on 3 March 2003
This is, put simply, the best rock album I have ever heard. Most people discuss the orchestral sweep, the mastery of One for the Vine etc etc; I want to put in a case for Blood on the Rooftops as one of the most surprisingly moving rock songs ever written. The unlikely writing partnership of Phil Collins and Steve Hackett pays off with an unusual and devastating result: this song and this album should be played in schools to teach the youth of today what music is!
W&W was Steve Hackett's last outing with Genesis and is usually considered by purists to be the last great collection from the band prior to their morphing into a 1980s pop group.
`Wuthering' is certainly a fine album showcasing the four-piece band now delivering beautifully crafted songs with confidence and flair, and you have to say that the transition from the Gabriel era was here demonstrably complete. Peter is not really missed, yet the band retains its essential English lyrical quirkiness and the complex musical arrangements are better than ever. Tony Banks shines as musician and composer, Phil Collins proves he was a great singer for Genesis during this period, and the incomparable Steve Hackett adds touches of delicate virtuosity which, from `Then there were Three' are sorely missed. Not quite up to the superb `A Trick of The Tail' but not far behind, W&W is in the same groove.
The sound production on the original 1976 vinyl album was quite honestly not really that great, with some instruments and the vocal tracks weak and `tinny'. For my money the Definitive re-mix of this album still has the edge; fans of the later SACD mix make a strong case but to my ear, the sound is overall too compressed with the drums and bass in particular sounding `muddy'. So, consider seeking out a copy of the Definitive release if you can find one.
on 8 April 2007
Of all the five Genesis albums that have recently been re-mixed and re-released, this is probably the one that has gained the most from its new stereo mix (I have not heard the surround mix). The original recording and mix was done in a substandard studio (by professional standards), hence the poor tonal separation and cheap reverb soaking every instrument and vocal.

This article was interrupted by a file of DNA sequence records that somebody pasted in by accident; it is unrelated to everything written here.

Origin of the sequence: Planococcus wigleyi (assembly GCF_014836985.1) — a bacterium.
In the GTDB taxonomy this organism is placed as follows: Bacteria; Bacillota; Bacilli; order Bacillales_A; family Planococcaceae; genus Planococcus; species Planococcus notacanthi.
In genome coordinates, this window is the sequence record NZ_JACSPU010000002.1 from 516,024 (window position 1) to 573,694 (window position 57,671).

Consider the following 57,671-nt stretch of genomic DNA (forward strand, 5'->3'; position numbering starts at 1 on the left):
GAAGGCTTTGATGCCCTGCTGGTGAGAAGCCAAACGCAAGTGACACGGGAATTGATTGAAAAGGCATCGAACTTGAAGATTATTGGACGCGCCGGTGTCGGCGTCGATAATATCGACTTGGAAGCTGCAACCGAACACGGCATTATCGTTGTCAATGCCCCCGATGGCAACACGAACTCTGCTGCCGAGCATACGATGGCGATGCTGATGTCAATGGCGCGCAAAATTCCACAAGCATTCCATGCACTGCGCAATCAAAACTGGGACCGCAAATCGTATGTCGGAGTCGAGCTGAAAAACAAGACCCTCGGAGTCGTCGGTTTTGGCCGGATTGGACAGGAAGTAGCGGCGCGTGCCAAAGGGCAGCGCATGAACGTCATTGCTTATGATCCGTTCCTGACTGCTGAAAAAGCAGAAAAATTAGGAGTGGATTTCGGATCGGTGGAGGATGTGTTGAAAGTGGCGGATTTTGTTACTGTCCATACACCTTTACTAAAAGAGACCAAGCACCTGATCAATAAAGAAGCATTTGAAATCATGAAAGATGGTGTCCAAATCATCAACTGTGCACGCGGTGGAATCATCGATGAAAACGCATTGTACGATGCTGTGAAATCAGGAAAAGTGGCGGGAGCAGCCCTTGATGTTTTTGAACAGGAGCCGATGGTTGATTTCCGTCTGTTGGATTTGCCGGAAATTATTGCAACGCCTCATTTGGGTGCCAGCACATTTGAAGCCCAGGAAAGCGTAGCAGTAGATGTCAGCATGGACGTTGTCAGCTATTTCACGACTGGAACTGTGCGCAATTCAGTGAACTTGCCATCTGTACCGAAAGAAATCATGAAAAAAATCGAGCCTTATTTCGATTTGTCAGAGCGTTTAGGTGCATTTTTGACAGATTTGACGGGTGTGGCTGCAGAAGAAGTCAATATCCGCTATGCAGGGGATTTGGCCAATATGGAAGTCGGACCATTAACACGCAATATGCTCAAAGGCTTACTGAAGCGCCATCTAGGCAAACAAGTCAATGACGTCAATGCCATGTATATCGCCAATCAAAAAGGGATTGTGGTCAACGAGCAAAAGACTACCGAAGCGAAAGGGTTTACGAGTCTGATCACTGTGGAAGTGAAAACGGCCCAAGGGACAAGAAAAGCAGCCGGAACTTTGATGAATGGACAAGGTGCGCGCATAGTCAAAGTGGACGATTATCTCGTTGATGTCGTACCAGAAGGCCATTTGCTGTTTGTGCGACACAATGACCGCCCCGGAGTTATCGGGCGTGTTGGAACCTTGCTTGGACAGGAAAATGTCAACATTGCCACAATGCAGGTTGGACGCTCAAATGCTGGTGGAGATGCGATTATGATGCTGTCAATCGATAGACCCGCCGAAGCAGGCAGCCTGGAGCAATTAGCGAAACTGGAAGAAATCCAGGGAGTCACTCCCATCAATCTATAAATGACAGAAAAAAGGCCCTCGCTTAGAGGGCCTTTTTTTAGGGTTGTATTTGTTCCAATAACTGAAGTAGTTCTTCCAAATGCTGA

But stripped of these artefacts and treated to the latest digital reverbs and compressors, hearing the new version is like having the wax removed from your ears, it's all so clear!
'Wind' was always my favourite Genesis album, partly because I feel this is Tony Banks (my favourite composer of the band) at the top of his game, creating drama and beauty in his chord movements and arrangements, and fine contributions from the other members too.
But the songs always suffered from all that heavy reverb and a buried lead vocal, non more so than 'Eleventh Earl Of Marr'. No more though. As with 'Trick' and '...Three' but to an even greater extent, this mix is a massive improvement on the original.
The downside, as with all the five re-releases, is a slightly over-zealous compression applied to the whole mix (possibly added at mastering stage), making it sound a little squashed and suffocated. But since the improvement over the original is so great, this is easily tolerated.
Not much in the way of DVD extras to speak of, other than a fine section of the interview which spreads over all the discs. It is very enjoyable to watch, especially as the usually shy Tony Banks speaks eloquently and passionately about this, one of his favourite Genesis albums.
Buy it, and ditch your 'definitive remaster' edition.
This is an excellent (if not perfect) Genesis album - probably the last true 'progressive album' as from then on the 'poppy' side of Genesis tends to show through more and more. What this album shows more than anything is how crucial Steve Hackett was to the sound the band produced. The lack of cutting edge on future albums when Mike Rutherford is playing lead guitar can be clearly seen and heard if you listen to this album. There are some top class songs - some of them may now seem a touch overlong but that is a minor criticism. 'One for the Vine' is a classic Genesis song with an interesting story line and some superb instrumental passages. 'Blood on the Rooftops' is another classic which Steve Hackett has recently been playing in his live show. There is only one weak song on the album 'Your Own Special Way' which is frankly quite boring. It is also disappointing to note that Steve Hackett left after this album as he felt that his work was not been represented - then why put a bit of a filler in like 'Wot Gorilla'? Have a listen if you get the chance to the song 'Inside and Out' which is available on the Arcoives 2 and wonder why it was not included on this album -it would have made it an even stronger album and probably have kept Hackett in the band.